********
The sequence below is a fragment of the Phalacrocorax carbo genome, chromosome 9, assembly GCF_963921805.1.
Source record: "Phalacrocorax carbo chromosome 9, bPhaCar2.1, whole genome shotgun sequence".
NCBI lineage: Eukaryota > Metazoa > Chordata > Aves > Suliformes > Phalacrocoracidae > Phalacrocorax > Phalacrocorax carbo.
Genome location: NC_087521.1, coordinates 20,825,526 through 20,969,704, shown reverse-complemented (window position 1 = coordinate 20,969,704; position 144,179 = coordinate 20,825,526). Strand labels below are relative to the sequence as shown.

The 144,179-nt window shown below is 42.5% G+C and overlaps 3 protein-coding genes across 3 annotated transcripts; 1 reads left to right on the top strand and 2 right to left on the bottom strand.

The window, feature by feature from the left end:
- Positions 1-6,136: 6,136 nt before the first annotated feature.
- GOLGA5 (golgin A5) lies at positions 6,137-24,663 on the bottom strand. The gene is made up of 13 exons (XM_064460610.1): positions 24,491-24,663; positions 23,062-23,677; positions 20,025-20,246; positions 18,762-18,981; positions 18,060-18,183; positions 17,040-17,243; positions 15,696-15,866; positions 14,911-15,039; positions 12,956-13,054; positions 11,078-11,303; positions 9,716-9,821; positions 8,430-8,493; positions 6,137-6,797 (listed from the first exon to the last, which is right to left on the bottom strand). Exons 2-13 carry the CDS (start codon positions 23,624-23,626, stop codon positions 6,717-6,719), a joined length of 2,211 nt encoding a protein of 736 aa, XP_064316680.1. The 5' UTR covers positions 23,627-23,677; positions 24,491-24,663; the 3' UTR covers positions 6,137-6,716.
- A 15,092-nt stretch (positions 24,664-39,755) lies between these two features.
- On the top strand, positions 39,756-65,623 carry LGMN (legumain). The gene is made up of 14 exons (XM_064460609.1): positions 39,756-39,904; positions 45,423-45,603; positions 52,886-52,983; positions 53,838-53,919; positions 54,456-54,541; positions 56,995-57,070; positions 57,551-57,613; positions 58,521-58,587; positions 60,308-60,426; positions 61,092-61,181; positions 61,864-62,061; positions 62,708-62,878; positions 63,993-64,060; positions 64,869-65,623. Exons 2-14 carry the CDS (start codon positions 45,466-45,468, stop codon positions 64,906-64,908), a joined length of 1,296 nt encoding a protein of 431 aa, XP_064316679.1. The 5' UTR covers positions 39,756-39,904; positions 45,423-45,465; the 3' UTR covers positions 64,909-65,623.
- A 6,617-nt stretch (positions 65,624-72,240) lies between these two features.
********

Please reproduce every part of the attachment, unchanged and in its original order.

The sequence below is a fragment of the Phalacrocorax carbo genome, chromosome 9, assembly GCF_963921805.1.
Source record: "Phalacrocorax carbo chromosome 9, bPhaCar2.1, whole genome shotgun sequence".
NCBI lineage: Eukaryota > Metazoa > Chordata > Aves > Suliformes > Phalacrocoracidae > Phalacrocorax > Phalacrocorax carbo.
Genome location: NC_087521.1, coordinates 20,825,526 through 20,969,704, shown reverse-complemented (window position 1 = coordinate 20,969,704; position 144,179 = coordinate 20,825,526). Strand labels below are relative to the sequence as shown.

The 144,179-nt window shown below is 42.5% G+C and overlaps 3 protein-coding genes across 3 annotated transcripts; 1 reads left to right on the top strand and 2 right to left on the bottom strand.

The window, feature by feature from the left end:
- Positions 1-6,136: 6,136 nt before the first annotated feature.
- GOLGA5 (golgin A5) lies at positions 6,137-24,663 on the bottom strand. The gene is made up of 13 exons (XM_064460610.1): positions 24,491-24,663; positions 23,062-23,677; positions 20,025-20,246; positions 18,762-18,981; positions 18,060-18,183; positions 17,040-17,243; positions 15,696-15,866; positions 14,911-15,039; positions 12,956-13,054; positions 11,078-11,303; positions 9,716-9,821; positions 8,430-8,493; positions 6,137-6,797 (listed from the first exon to the last, which is right to left on the bottom strand). Exons 2-13 carry the CDS (start codon positions 23,624-23,626, stop codon positions 6,717-6,719), a joined length of 2,211 nt encoding a protein of 736 aa, XP_064316680.1. The 5' UTR covers positions 23,627-23,677; positions 24,491-24,663; the 3' UTR covers positions 6,137-6,716.
- A 15,092-nt stretch (positions 24,664-39,755) lies between these two features.
- On the top strand, positions 39,756-65,623 carry LGMN (legumain). The gene is made up of 14 exons (XM_064460609.1): positions 39,756-39,904; positions 45,423-45,603; positions 52,886-52,983; positions 53,838-53,919; positions 54,456-54,541; positions 56,995-57,070; positions 57,551-57,613; positions 58,521-58,587; positions 60,308-60,426; positions 61,092-61,181; positions 61,864-62,061; positions 62,708-62,878; positions 63,993-64,060; positions 64,869-65,623. Exons 2-14 carry the CDS (start codon positions 45,466-45,468, stop codon positions 64,906-64,908), a joined length of 1,296 nt encoding a protein of 431 aa, XP_064316679.1. The 5' UTR covers positions 39,756-39,904; positions 45,423-45,465; the 3' UTR covers positions 64,909-65,623.
- A 6,617-nt stretch (positions 65,624-72,240) lies between these two features.